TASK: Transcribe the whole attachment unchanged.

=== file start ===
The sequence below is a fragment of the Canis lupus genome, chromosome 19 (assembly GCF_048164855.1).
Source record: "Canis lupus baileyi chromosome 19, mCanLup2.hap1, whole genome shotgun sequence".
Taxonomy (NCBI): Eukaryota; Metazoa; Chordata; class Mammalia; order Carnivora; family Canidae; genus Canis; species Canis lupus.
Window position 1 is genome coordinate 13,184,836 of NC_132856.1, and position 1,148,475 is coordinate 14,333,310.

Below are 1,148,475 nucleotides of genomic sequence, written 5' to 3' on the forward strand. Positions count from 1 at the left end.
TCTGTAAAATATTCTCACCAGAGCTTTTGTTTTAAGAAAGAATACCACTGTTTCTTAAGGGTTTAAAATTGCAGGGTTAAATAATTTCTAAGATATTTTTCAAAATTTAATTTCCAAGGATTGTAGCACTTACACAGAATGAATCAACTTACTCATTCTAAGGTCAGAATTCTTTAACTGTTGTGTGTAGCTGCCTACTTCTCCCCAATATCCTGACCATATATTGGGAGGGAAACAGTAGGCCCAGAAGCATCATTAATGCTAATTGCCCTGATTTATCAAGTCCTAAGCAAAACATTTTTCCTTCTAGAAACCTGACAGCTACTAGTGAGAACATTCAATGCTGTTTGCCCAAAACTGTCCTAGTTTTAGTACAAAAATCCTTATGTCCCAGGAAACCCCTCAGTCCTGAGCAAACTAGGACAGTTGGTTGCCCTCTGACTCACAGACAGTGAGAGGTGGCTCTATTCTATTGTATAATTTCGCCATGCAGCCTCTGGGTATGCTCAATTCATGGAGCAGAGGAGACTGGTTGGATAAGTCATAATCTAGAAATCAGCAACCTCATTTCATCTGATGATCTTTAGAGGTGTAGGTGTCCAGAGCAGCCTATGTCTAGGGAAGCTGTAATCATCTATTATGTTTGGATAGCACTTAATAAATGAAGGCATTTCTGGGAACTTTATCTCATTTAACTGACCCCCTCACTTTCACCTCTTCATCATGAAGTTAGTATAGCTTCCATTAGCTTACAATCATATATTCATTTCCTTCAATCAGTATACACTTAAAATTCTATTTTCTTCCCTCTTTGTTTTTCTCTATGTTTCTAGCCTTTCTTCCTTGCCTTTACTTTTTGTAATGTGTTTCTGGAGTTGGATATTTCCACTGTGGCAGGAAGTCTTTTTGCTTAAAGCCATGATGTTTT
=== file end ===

The sequence below is a fragment of the Canis lupus genome, chromosome 19 (assembly GCF_048164855.1).
Source record: "Canis lupus baileyi chromosome 19, mCanLup2.hap1, whole genome shotgun sequence".
Taxonomy (NCBI): Eukaryota; Metazoa; Chordata; class Mammalia; order Carnivora; family Canidae; genus Canis; species Canis lupus.
Window position 1 is genome coordinate 13,184,836 of NC_132856.1, and position 1,148,475 is coordinate 14,333,310.

Below are 1,148,475 nucleotides of genomic sequence, written 5' to 3' on the forward strand. Positions count from 1 at the left end.
TCTGTAAAATATTCTCACCAGAGCTTTTGTTTTAAGAAAGAATACCACTGTTTCTTAAGGGTTTAAAATTGCAGGGTTAAATAATTTCTAAGATATTTTTCAAAATTTAATTTCCAAGGATTGTAGCACTTACACAGAATGAATCAACTTACTCATTCTAAGGTCAGAATTCTTTAACTGTTGTGTGTAGCTGCCTACTTCTCCCCAATATCCTGACCATATATTGGGAGGGAAACAGTAGGCCCAGAAGCATCATTAATGCTAATTGCCCTGATTTATCAAGTCCTAAGCAAAACATTTTTCCTTCTAGAAACCTGACAGCTACTAGTGAGAACATTCAATGCTGTTTGCCCAAAACTGTCCTAGTTTTAGTACAAAAATCCTTATGTCCCAGGAAACCCCTCAGTCCTGAGCAAACTAGGACAGTTGGTTGCCCTCTGACTCACAGACAGTGAGAGGTGGCTCTATTCTATTGTATAATTTCGCCATGCAGCCTCTGGGTATGCTCAATTCATGGAGCAGAGGAGACTGGTTGGATAAGTCATAATCTAGAAATCAGCAACCTCATTTCATCTGATGATCTTTAGAGGTGTAGGTGTCCAGAGCAGCCTATGTCTAGGGAAGCTGTAATCATCTATTATGTTTGGATAGCACTTAATAAATGAAGGCATTTCTGGGAACTTTATCTCATTTAACTGACCCCCTCACTTTCACCTCTTCATCATGAAGTTAGTATAGCTTCCATTAGCTTACAATCATATATTCATTTCCTTCAATCAGTATACACTTAAAATTCTATTTTCTTCCCTCTTTGTTTTTCTCTATGTTTCTAGCCTTTCTTCCTTGCCTTTACTTTTTGTAATGTGTTTCTGGAGTTGGATATTTCCACTGTGGCAGGAAGTCTTTTTGCTTAAAGCCATGATGTTTT